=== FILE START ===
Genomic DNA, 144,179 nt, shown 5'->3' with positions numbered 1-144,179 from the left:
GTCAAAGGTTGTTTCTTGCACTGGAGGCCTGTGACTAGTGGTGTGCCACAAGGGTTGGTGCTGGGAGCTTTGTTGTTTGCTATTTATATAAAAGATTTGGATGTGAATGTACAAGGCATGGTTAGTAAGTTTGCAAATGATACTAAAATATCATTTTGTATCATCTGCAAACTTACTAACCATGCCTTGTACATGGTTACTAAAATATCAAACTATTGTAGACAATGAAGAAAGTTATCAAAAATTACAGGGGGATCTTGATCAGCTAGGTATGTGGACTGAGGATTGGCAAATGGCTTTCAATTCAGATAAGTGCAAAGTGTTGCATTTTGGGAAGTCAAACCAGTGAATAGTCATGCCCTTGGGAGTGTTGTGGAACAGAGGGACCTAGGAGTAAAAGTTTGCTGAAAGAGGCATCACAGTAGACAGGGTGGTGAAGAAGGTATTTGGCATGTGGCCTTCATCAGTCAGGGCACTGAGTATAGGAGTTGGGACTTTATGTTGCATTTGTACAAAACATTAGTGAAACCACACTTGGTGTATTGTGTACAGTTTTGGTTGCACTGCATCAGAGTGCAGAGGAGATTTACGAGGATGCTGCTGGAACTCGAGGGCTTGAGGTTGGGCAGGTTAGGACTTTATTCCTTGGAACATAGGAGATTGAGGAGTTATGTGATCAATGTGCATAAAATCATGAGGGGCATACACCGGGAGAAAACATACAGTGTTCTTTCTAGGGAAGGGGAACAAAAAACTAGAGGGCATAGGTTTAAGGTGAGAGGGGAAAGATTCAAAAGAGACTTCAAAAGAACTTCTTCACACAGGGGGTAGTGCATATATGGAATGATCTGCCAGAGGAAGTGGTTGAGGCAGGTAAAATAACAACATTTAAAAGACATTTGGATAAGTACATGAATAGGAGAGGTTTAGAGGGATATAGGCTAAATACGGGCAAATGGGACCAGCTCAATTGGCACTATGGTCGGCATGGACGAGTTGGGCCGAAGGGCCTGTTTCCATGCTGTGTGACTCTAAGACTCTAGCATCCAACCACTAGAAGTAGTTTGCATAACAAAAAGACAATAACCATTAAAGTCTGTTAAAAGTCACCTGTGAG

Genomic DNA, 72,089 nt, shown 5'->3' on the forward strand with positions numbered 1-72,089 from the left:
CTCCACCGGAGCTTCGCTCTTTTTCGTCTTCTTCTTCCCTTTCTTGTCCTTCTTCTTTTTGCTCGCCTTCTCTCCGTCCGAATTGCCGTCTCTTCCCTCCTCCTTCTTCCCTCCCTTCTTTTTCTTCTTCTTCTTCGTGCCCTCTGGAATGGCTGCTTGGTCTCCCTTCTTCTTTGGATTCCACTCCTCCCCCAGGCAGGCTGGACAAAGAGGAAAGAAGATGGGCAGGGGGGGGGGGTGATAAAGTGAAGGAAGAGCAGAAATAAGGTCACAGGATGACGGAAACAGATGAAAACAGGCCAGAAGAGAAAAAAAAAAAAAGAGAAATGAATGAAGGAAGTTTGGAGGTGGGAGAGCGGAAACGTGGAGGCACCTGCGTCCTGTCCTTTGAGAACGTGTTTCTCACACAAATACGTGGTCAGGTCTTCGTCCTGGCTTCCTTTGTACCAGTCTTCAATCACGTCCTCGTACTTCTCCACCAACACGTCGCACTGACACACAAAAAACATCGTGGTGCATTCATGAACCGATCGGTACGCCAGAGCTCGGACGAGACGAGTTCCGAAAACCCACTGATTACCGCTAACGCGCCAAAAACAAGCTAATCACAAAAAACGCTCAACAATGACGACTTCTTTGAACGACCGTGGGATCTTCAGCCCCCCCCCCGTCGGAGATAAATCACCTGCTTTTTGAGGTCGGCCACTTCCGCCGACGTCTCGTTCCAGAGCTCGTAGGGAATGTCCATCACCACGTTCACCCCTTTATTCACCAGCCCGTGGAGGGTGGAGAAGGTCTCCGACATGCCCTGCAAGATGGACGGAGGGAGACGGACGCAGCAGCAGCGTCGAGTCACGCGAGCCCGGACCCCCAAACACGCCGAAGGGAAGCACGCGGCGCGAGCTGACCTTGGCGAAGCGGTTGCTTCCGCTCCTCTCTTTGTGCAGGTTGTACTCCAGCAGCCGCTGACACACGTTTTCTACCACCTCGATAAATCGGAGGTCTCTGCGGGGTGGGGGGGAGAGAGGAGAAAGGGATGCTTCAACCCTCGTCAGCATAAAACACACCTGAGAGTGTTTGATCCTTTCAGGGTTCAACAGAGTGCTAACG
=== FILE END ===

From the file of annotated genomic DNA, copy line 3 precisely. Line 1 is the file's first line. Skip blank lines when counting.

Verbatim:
Genomic DNA, 72,089 nt, shown 5'->3' on the forward strand with positions numbered 1-72,089 from the left: